There is another risk: A Swedish-style daycare scheme may produce great economic results and increase female work life participation in the short term, where the negative developmental outcomes for children and youth may take decades to surface.
No one can prove the Swedish daycare scheme has been good for children, youth, parents or gender equality. Neither can it be denied that evidence suggests, even if it does not prove, that there may be long-term detrimental effects of the early separation between children and parents on a mass scale without real parental choice.
No modern western nation has yet fully solved the issue of child care, women’s employment and gender equality. As was stated in a 2014 Canadian CBC documentary called “The Motherlode”, feminism forgot the children. A strong political force speaking for the needs of children is yet to come.
Ultimately, child care must be a parental decision based on the needs of the individual child – unlike in Sweden, where it has become a political decision based on other factors like gender equality and other ideologies.
We should look to the sprouts of a post-daycare society; families who for various reasons have chosen a different path than daycare. They have chosen home care, granny care, aunt care, neighbour care, taking children to work, or working from home or otherwise. Sweden has hundreds of these dissident families fighting their way against the tide.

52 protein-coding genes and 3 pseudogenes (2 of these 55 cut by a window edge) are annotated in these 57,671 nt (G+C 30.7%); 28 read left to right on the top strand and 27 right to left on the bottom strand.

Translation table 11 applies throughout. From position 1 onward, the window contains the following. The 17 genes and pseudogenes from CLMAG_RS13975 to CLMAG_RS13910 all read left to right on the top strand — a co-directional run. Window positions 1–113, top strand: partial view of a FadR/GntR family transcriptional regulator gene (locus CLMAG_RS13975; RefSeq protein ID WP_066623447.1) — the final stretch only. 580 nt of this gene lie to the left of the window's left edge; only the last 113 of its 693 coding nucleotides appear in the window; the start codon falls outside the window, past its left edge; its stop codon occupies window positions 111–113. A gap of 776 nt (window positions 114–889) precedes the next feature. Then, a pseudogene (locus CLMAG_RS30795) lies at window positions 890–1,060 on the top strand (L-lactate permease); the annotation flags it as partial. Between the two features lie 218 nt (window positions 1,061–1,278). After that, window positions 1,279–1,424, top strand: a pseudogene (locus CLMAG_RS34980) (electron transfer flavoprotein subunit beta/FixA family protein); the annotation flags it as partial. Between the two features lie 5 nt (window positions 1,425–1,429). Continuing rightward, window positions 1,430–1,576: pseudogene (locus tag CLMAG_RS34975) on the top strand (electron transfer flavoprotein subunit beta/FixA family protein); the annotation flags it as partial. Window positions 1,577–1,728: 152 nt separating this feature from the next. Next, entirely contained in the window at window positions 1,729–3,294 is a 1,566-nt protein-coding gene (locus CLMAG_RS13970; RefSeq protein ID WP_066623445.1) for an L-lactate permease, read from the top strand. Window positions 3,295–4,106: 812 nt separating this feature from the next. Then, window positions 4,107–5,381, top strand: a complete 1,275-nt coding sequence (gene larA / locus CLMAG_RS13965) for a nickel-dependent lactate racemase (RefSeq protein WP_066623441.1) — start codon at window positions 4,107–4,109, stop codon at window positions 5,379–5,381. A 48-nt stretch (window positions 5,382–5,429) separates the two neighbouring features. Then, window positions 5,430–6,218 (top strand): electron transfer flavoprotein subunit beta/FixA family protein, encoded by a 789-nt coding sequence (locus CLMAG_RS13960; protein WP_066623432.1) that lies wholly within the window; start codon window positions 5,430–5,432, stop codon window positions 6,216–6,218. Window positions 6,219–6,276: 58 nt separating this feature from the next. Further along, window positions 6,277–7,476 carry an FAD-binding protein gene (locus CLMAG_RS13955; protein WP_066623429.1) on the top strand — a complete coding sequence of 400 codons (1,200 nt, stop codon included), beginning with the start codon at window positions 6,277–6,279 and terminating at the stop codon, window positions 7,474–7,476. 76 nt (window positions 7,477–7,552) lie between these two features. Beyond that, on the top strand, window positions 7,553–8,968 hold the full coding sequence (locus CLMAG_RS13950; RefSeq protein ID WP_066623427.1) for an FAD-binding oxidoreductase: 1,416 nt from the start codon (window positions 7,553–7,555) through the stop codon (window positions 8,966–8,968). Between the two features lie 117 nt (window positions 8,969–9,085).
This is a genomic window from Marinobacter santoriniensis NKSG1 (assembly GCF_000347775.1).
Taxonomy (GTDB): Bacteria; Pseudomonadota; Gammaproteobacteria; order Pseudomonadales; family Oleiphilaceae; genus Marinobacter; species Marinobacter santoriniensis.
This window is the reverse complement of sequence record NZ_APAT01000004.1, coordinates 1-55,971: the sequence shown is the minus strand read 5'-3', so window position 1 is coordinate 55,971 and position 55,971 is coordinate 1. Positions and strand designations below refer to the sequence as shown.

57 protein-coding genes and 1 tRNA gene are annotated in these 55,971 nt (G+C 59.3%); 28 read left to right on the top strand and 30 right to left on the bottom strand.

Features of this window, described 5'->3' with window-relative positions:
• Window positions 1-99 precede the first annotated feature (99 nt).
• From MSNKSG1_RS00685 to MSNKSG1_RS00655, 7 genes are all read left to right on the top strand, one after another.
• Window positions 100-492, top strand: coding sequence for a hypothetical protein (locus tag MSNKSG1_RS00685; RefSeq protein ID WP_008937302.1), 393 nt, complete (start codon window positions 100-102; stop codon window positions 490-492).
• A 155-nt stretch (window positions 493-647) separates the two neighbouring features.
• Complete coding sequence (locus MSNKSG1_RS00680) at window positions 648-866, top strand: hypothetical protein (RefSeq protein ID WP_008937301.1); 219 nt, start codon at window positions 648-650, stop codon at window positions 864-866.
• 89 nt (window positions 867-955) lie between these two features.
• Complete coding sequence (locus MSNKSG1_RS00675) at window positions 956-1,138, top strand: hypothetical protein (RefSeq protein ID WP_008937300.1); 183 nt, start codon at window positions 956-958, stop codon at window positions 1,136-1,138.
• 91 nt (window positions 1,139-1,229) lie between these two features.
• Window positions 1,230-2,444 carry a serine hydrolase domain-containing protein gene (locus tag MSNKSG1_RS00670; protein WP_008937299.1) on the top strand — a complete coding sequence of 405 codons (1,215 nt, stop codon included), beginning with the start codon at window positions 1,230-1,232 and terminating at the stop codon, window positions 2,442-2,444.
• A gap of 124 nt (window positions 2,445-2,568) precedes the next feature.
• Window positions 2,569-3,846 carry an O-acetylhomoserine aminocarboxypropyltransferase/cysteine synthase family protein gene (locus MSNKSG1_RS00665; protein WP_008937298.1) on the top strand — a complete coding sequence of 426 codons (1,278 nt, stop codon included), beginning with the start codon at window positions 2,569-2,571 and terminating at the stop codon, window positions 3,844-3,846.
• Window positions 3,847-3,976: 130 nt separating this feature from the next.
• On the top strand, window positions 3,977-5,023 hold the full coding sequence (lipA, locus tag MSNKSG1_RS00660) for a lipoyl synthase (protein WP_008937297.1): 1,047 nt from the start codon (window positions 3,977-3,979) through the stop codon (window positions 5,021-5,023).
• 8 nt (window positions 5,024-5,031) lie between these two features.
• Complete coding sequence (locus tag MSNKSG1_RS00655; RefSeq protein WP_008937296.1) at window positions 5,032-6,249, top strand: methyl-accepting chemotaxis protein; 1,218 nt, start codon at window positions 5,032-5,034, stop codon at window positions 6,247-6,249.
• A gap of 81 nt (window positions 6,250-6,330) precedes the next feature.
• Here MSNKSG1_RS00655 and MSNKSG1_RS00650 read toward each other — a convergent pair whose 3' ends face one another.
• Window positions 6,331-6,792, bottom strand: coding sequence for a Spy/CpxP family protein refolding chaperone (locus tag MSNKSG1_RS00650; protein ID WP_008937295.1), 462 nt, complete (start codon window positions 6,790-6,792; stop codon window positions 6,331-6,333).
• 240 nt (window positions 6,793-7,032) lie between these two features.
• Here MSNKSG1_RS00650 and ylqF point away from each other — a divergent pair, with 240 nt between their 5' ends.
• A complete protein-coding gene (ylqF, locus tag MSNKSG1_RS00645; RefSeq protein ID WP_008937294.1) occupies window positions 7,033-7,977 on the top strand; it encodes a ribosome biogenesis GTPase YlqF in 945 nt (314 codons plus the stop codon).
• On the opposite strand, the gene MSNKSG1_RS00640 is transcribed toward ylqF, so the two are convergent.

If affordable public child care is to be introduced then Finland is a better model than Sweden and it has the better outcomes to show for it. Finland has affordable public daycare just like Sweden but it also gives parents a reasonable choice through the home care allowance, which is the equivalent to between 500 to 750 Canadian dollars monthly. Some municipalities top this off with additional financial support.5
Home care allowances give parents a clear message that the choice of child care is theirs – daycare or home care or otherwise – and the state is supporting child care but being more neutral to its form and not supporting one form of child care against another.
Jonas Himmelstrand is a business consultant and founder of his own institute, The Mireja Institute for welfare and development through family. He is also on the board of Haro, a Swedish NGO Empowering Parents and Promoting Gender Equality with the Child in Focus. He writes extensively about attachment, daycare and family. Himmelstrand lived with his wife and three children in Sweden until 2012, when they faced persecution for home schooling. They had to pay a fine of 11,000 Euros. Himmelstrand and his family now live on the Aland Islands, a self-governing, Swedish speaking province of Finland, where greater educational choice is allowed.
This article is the second of two by Jonas Himmelstrand and is republished with permission from the Institute for Marriage and Family Canada. The first article is here. See also Scandinavian Unexceptionalism, a book review by Andrea Mrozek.